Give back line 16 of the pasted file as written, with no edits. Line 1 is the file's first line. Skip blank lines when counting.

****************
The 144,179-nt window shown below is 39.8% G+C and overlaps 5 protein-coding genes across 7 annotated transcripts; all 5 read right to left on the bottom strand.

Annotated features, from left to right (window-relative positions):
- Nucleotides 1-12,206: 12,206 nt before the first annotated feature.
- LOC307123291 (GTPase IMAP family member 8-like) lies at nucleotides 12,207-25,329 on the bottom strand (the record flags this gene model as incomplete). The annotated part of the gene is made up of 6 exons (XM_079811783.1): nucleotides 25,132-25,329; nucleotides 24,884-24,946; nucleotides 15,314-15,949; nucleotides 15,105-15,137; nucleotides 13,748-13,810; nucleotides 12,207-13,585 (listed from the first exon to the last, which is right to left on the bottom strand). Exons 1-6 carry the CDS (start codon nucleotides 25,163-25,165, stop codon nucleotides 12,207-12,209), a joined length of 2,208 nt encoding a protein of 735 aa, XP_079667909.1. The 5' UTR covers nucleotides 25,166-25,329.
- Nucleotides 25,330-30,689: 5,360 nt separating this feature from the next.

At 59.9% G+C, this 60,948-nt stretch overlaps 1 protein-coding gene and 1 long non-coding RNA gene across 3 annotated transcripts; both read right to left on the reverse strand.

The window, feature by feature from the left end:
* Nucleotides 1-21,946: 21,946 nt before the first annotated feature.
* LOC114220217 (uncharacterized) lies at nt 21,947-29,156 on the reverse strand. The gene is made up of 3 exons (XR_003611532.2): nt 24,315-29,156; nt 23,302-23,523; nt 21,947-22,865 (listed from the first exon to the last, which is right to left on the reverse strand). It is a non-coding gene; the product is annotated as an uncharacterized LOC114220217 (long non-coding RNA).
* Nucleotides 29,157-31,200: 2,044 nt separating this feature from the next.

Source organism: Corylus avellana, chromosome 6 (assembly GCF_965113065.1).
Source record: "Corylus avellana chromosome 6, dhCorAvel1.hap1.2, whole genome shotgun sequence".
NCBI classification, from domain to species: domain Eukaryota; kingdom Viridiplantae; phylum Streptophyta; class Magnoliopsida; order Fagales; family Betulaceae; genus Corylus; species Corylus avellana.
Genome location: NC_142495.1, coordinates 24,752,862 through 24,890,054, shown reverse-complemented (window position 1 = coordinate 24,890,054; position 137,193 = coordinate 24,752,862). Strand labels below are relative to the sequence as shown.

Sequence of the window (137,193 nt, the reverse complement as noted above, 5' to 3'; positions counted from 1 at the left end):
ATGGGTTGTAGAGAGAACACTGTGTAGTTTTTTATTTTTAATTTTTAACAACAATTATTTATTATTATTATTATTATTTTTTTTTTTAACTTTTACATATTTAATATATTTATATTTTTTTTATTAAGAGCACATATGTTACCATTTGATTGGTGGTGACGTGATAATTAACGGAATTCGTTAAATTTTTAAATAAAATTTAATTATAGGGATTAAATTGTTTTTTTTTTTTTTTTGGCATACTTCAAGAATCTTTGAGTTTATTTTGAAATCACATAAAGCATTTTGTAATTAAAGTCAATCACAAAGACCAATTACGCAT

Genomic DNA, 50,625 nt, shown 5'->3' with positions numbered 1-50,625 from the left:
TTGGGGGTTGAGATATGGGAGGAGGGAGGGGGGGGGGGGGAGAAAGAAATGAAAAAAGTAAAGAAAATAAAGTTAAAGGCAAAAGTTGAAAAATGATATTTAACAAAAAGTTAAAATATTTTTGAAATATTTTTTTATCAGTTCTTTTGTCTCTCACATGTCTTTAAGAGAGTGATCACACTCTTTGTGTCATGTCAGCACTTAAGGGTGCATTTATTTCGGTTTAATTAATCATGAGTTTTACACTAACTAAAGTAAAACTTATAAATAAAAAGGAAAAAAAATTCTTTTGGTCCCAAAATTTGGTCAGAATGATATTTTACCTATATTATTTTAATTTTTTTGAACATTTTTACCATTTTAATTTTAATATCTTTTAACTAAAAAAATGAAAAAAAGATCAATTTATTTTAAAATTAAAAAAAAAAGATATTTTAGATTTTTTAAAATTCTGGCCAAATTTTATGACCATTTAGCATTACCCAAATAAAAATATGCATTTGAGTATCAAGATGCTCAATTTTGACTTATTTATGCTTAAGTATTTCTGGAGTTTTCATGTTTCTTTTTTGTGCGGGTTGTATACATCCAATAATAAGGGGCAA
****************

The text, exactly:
ATGGGTTGTAGAGAGAACACTGTGTAGTTTTTTATTTTTAATTTTTAACAACAATTATTTATTATTATTATTATTATTTTTTTTTTTAACTTTTACATATTTAATATATTTATATTTTTTTTATTAAGAGCACATATGTTACCATTTGATTGGTGGTGACGTGATAATTAACGGAATTCGTTAAATTTTTAAATAAAATTTAATTATAGGGATTAAATTGTTTTTTTTTTTTTTTTGGCATACTTCAAGAATCTTTGAGTTTATTTTGAAATCACATAAAGCATTTTGTAATTAAAGTCAATCACAAAGACCAATTACGCAT